Still up to it and ready to leap? You might want to read the next chapter about the hazards of jumping off Mostar Bridge – or any bridge – before making the decision. Many tourists have also had a change of hearts before seeing the bridge and standing up there looking down: 24-28 meters doesn’t sound like much, but it looks daunting for sure.
If you’re still willing, organizing Mostar Bridge jumping is easy. Mostarski Ikari Diving Club organizes all bridge jumps for adrenaline rush seeking tourists. There are always a couple of guys from the dive club hanging around the bridge – and they’re usually wearing swimming suits.
How’s the jump, then? Well, you will splash against the green Neretva River in 3 seconds after jumping off Stari Most. Your short flight has a speed nearing 80 km/h. Water temperature hardly ever reaches 10 degrees, so it will be a cold dip for sure.
Step-By-Step Mostar Bridge Jumping Guide for Tourists
After settling a deal with Mostar diving club, the bridge jumping candidate is given a short briefing and a wetsuit to fight the coldness of Neretva.
Then, each candidate must practice safe jumping at a 10-meter high training platform downstream from Stari Most. Proper bridge jumping technique needs get approved: at first, you’ll get a couple of jumps to prove that you can do it. More is required if the diving club instructor isn’t convinced.
After getting approved to jump, the diving instructor takes you back to the Old Bridge and confirms that you’re 100% up to the challenge.
Then, the instructor helps you through the crowds to the middle of the bridge and helps you climb over the railing.
Before jumping off, listen to your diving instructor’s final orders and take deep breaths.
When you jump, widen your arms like wings and hold your core tight, keeping legs together.
Before hitting the water, bring arms tightly towards your body (and protect your precious body parts). Keep your form: be careful not to lean backward or forward.
When you hit the water, remain calm and try to regulate your heart rate and blood pressure. Swim to the shore, where diving club members are already waiting for you, ready to help you out of the cold water.
The jump costs 35€ (10€ for the training and 25€ for the Old Bridge jump). You’ll be credited with a certificate and your name is written the Diving Club record book.
You’ll also be a lifetime member of Mostar Diving Club – meaning that you can jump off Stari Most as many times as you wish!
Bridge jumping candidite performing a rehearsal jump by the Old Bridge of Mostar
The Risks of Bridge Jumping: Deadly Accidents in Mostar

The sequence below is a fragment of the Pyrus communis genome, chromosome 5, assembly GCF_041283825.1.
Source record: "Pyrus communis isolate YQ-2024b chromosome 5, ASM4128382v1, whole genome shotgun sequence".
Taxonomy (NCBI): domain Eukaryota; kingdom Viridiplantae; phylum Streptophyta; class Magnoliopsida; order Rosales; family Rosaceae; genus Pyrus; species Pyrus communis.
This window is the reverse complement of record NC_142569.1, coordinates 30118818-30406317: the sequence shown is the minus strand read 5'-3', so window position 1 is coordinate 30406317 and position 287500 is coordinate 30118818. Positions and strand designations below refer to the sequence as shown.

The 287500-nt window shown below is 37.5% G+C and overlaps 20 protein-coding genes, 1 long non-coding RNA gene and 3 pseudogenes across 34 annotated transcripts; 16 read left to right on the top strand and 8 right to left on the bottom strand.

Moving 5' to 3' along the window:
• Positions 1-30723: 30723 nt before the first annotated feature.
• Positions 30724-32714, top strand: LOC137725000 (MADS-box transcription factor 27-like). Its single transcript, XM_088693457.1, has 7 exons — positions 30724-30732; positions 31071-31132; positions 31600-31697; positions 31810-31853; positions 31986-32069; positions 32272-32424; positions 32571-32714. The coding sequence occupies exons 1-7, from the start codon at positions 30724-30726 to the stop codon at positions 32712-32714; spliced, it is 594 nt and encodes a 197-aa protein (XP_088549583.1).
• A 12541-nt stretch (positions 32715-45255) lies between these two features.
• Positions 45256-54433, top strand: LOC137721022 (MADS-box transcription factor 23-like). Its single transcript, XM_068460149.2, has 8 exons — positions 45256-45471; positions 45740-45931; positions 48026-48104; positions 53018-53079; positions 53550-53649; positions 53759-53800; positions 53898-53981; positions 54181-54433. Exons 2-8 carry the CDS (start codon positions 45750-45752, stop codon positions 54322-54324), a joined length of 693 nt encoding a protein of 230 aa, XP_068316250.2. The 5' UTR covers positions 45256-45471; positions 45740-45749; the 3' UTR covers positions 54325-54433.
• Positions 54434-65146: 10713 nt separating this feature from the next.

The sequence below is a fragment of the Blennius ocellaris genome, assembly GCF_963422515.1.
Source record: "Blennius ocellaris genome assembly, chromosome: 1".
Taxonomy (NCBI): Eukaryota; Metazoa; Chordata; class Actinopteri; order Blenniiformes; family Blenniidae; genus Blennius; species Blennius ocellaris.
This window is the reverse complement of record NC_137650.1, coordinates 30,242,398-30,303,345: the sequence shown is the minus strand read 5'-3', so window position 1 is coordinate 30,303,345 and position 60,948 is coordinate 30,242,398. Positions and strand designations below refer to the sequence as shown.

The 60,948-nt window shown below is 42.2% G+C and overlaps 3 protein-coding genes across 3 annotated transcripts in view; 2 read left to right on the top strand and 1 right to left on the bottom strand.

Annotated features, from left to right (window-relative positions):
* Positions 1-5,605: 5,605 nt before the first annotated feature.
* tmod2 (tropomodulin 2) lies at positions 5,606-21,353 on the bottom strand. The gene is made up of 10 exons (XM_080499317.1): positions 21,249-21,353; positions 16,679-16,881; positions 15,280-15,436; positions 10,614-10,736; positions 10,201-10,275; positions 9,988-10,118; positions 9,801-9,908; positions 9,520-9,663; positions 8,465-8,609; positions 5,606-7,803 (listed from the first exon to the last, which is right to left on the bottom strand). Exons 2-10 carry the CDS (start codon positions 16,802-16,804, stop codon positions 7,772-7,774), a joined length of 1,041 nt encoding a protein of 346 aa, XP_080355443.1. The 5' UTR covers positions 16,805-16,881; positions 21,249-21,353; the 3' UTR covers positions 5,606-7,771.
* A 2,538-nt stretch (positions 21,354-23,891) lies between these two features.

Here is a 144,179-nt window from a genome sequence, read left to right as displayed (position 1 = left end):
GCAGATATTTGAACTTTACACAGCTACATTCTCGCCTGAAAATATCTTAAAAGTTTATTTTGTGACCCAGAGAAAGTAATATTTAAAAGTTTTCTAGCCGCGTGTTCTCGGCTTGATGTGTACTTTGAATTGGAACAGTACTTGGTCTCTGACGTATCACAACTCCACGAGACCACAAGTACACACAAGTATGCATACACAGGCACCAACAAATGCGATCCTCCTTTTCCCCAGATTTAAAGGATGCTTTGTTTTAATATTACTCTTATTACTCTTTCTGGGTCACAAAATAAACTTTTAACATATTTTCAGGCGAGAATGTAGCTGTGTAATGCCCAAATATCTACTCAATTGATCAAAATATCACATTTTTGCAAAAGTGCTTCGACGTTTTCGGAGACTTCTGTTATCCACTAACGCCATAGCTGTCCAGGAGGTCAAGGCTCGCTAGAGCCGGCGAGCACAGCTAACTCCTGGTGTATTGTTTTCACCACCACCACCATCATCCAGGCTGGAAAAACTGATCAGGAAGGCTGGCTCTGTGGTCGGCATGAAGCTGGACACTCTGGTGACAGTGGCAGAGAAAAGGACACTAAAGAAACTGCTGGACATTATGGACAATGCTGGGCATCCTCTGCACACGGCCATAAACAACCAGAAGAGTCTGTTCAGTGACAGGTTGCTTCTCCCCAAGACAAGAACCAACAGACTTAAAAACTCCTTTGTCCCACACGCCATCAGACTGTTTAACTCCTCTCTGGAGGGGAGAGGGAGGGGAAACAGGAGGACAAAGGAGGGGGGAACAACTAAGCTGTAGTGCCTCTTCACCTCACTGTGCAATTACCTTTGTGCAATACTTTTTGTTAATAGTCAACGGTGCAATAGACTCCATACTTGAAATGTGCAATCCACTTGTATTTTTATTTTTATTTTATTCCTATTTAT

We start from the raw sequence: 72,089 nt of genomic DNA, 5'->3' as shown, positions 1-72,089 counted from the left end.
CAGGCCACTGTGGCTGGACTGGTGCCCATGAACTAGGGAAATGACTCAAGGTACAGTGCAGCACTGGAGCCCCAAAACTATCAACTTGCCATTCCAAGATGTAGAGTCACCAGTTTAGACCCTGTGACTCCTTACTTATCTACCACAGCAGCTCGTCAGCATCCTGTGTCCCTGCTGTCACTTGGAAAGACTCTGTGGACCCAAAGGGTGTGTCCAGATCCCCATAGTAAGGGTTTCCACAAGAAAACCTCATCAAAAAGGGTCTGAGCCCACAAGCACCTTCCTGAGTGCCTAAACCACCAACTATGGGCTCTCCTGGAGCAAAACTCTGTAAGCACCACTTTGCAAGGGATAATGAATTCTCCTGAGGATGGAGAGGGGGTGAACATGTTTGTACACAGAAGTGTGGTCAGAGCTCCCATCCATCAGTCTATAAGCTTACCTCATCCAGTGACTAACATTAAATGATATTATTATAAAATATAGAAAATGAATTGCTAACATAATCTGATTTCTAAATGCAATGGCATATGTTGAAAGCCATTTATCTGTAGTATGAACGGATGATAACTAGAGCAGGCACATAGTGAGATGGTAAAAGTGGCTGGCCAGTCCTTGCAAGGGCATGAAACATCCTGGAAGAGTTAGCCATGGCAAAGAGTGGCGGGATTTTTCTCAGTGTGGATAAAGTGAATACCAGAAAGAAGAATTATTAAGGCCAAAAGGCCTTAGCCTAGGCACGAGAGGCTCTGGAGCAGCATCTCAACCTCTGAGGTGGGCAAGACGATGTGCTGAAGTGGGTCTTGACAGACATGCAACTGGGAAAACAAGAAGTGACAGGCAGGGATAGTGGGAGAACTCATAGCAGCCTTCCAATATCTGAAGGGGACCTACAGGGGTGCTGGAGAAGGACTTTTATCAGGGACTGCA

Many locals can tell you openly that it’s definitely not safe to jump off Mostar Bridge. When calculating risks, I usually ask how many people have died doing so (that was my main concern with Victoria Falls Bungee, as well, though I ended up doing it anyway).
Yes, people have died jumping off Mostar Bridge. At least four deadly accidents are reported since 2012, along with countless serious injuries.
Most Common Injuries of Bridge Jumping in Mostar
Risk of injuries is high, and even higher when the water level of Neretva River is at its lowest during the summer. There are rocks and branches beneath the bridge and currents can be strong. When the river is low, the height of the bridge can be up to 28 meters, while during spring the height can be “only” 24 meters.
Severe bruising is the most common injury, but too many people also tell about broken bones, dislocated limbs, and even spine injuries. While many blogs claim Mostar bridge jumping safe, YouTube is full of videos of jumps gone bad by unlucky tourists.
How To Prevent Bridge Jumping Injuries in Stari Most
Be careful at the bridge and only jump when you’re ready to do it in a good form. Slipping is dangerous because then you cannot prepare your body for hitting the water. 27-meter jump is not a joke. You must hit water properly to avoid injuries: that’s what the training is all about. The injuries, such as broken bones, could get you into serious trouble in the water.
Most tourists prefer to jump feet first, which is safer if you’re not super confident in diving head first. There’s only one really big but: locals told us that jumping feet first might cause hitting legs at the bottom. Please make sure that the water level is high enough before planning your bridge jump.
Be prepared to the cold river and wear a wetsuit if it’s provided – or just bathe in cold water. Neretva is among the coldest rivers in the world. At least one of the Mostar bridge jumping deaths was caused by heart attack: the contrast between a hot summer day and nearly freezing water can take its toll even for a healthy person.
Mostar's Crooked Bridge, Bosnia and Hertzegovina
Is Mostar Haunted by Ghosts of War and Tragic Incidents?
Some locals call Mostar “the ghost town, haunted by itself”. The Old Bridge is certainly a haunting sight after dark when day-tripping tourists are swept away, and only occasional locals traverse the stone arch. While walking on Mostar Bridge at night, a cold gust of wind made me feel chilly from inside, as I pictured the horrendous incidents this old bridge had witnessed through its 450-year history.